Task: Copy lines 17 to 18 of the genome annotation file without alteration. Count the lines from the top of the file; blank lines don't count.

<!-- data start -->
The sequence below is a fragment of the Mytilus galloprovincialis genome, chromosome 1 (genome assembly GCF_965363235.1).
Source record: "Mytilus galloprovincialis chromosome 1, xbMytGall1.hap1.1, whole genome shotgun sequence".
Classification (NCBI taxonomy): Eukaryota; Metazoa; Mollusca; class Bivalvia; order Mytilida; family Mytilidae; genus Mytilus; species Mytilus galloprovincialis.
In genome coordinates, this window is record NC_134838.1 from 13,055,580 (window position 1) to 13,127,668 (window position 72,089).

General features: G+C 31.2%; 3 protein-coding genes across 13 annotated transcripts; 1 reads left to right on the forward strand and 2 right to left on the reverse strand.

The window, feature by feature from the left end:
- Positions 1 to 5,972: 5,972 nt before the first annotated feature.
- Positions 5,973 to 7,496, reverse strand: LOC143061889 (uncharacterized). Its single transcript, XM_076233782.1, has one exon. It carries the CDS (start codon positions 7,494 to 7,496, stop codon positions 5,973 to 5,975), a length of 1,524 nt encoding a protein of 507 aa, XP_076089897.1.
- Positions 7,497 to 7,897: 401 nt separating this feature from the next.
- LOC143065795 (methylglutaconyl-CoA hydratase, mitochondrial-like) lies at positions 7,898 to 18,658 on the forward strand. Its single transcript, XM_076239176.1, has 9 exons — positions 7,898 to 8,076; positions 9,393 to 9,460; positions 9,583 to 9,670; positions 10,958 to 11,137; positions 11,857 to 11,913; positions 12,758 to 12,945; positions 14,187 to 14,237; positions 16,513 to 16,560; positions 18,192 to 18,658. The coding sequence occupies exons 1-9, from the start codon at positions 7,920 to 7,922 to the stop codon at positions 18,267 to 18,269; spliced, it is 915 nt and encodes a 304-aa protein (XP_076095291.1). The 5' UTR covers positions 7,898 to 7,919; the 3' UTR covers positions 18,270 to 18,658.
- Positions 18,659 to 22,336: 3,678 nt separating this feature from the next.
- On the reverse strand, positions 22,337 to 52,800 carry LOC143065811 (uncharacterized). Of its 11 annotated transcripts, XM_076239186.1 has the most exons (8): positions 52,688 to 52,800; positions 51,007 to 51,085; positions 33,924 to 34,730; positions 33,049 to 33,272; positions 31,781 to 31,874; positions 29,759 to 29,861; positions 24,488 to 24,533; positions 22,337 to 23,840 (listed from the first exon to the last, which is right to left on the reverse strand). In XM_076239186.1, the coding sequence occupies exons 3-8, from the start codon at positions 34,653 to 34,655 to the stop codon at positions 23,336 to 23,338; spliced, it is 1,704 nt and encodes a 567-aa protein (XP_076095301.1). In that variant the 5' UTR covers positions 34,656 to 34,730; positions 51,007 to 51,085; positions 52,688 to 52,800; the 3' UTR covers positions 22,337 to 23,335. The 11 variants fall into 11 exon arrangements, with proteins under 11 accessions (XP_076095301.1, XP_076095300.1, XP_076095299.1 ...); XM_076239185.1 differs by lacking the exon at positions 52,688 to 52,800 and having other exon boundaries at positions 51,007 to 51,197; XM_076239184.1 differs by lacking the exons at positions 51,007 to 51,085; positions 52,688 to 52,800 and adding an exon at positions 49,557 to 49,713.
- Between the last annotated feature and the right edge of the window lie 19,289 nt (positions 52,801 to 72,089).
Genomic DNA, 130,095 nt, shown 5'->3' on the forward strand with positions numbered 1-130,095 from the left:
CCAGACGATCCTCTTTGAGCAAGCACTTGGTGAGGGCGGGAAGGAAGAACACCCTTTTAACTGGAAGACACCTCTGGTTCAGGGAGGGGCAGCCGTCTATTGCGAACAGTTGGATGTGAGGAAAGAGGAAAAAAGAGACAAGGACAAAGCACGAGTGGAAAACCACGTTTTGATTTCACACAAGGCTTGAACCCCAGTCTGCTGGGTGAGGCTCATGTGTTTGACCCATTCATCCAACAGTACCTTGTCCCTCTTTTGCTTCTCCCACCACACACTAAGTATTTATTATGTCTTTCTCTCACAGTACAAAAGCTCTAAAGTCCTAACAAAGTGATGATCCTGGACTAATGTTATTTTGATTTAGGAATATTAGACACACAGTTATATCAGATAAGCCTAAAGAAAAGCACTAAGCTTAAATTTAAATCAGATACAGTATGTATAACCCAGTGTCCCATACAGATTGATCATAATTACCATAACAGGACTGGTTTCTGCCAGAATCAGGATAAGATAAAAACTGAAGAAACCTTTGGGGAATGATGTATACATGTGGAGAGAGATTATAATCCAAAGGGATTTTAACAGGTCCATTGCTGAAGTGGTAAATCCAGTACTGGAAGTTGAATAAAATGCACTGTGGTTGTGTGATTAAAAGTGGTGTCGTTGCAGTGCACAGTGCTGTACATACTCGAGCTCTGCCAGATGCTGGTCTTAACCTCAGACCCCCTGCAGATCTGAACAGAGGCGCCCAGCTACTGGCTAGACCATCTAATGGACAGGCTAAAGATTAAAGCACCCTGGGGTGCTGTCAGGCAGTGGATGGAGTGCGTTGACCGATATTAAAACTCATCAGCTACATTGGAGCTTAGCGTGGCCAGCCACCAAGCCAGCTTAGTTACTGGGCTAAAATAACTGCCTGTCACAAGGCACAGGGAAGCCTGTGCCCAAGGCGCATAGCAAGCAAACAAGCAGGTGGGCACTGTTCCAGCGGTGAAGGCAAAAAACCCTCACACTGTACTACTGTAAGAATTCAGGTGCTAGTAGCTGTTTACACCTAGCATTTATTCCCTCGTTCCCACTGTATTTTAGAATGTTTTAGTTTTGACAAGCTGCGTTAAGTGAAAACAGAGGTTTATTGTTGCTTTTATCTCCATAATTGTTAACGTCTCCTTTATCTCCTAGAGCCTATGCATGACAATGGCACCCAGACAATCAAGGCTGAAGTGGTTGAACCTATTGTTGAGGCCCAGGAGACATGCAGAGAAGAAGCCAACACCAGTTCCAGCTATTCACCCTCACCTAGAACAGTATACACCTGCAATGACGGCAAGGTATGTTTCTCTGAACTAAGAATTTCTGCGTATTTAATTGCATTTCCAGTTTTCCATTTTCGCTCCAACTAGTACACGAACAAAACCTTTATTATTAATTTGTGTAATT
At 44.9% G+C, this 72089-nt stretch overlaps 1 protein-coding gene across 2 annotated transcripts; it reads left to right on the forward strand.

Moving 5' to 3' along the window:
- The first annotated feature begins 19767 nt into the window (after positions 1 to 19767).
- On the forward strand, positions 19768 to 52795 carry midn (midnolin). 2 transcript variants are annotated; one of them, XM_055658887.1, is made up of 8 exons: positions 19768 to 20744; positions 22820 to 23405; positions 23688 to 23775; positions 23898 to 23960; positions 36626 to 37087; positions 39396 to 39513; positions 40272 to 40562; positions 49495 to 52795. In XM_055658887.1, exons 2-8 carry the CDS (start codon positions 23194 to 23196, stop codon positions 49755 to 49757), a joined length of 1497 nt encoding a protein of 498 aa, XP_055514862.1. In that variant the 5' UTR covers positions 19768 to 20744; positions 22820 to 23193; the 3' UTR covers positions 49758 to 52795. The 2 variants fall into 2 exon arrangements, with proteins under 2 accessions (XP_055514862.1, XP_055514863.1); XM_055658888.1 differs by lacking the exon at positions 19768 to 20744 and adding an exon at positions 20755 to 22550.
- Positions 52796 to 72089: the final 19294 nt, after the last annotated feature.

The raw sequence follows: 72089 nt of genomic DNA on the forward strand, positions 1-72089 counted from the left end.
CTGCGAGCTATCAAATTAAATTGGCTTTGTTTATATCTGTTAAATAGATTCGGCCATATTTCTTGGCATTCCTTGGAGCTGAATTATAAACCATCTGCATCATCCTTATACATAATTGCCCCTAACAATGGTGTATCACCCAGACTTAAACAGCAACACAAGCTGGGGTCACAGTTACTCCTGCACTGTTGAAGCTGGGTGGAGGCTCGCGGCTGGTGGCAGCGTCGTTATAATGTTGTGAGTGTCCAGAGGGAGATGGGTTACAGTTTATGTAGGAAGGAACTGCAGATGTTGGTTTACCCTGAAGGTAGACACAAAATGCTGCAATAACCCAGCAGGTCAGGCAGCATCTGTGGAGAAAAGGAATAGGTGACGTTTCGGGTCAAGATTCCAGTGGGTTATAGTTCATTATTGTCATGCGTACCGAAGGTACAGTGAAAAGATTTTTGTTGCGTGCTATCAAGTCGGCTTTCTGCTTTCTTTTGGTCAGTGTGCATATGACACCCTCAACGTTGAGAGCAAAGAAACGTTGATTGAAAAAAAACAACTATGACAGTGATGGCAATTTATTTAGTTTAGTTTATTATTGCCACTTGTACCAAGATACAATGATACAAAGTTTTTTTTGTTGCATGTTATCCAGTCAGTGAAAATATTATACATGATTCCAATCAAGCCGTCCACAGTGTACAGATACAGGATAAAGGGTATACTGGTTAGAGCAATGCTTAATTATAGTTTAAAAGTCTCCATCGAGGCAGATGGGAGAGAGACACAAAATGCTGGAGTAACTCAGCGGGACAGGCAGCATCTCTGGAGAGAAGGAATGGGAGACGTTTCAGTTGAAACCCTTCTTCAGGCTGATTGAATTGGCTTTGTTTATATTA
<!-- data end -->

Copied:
Moving 5' to 3' along the window:
- The first annotated feature begins 19767 nt into the window (after positions 1 to 19767).